How to Be Warren Buffett – The New Chronicle

This weekend I saw the documentary ‘Becoming Warren Buffet’ that brings us closer to the more personal side of this great investor, one of the richest people in the world, an important philanthropist and the largest shareholder and president of Berkshire Hathaway. With a fortune valued at 87,000 million dollars, a few years ago he announced his plan to donate 99% of it to the Bill and Melinda Gates Foundation.

He was born in 1930 and is known as the ‘Oracle of Omaha’. And there he lives on. He recognizes the great impact of studying at Columbia Business School with Benjamin Graham, the father of the value investing philosophy: “If you buy value over time it will pay off.” His first rule is: “Never lose money.” The second: “Never forget rule number one.”

Perhaps the two concepts that best define it are “circle of competence” and “focus”. The first refers to what he is good at: “I focus there and I don’t care about the rest.” But what is he good at ?: Analyzing people and businesses. “I spend a lot of time a day reading, about six hours, and thinking, especially in business.” On one occasion he spent a weekend with Bill Gates – hence the friendship – and they both asked him what was the word that had helped them the most: they agreed to say “focus”, concentration.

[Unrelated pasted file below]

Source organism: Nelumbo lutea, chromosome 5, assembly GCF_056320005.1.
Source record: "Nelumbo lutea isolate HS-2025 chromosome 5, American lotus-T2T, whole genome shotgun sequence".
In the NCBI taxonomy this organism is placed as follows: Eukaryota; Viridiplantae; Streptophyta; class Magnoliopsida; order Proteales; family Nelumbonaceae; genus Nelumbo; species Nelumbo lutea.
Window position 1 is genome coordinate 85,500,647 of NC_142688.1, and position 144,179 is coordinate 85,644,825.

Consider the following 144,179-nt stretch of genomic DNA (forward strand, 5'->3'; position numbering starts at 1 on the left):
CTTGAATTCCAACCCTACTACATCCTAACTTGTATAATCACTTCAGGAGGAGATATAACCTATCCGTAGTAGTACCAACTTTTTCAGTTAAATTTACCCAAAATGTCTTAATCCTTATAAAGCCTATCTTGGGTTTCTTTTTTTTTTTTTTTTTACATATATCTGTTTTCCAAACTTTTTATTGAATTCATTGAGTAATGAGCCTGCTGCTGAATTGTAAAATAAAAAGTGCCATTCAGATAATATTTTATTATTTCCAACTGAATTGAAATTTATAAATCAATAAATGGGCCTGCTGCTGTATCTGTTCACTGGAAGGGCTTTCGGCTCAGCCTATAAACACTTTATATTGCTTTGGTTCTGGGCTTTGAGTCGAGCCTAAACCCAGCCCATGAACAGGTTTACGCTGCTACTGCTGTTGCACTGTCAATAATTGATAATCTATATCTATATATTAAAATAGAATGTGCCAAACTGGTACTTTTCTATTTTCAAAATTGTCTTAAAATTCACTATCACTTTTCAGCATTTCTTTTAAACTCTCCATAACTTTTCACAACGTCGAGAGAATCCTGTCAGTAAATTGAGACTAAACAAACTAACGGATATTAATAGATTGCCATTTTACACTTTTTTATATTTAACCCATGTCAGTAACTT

For him, work is fun. and recommends that young people “look for the job they would do if they didn’t need to work. Life will be wonderful. You will jump up every day because you will be looking forward to starting the day. I’ve been doing it for sixty years and I go tap dancing at work, because I love what I do and I feel lucky.

The annual meetings with its shareholders are known where 40,000 people meet and put a face to its investors. In addition to reading a report of his investments and his philosophy, which we all look forward to, they have a good time and he talks about the importance of ‘compound interest’ and time: ‘The important thing to make money is time; You don’t have to be especially clever, but patient. Another of the slogans he uses is ethics: “We have done well to have ethics.” Although he has always been suspicious of investment banks, he invested in Salomon Brothers and took over at a difficult time, saving the jobs of 8,000 people. A person who does not use a calculator or a computer and is worth knowing.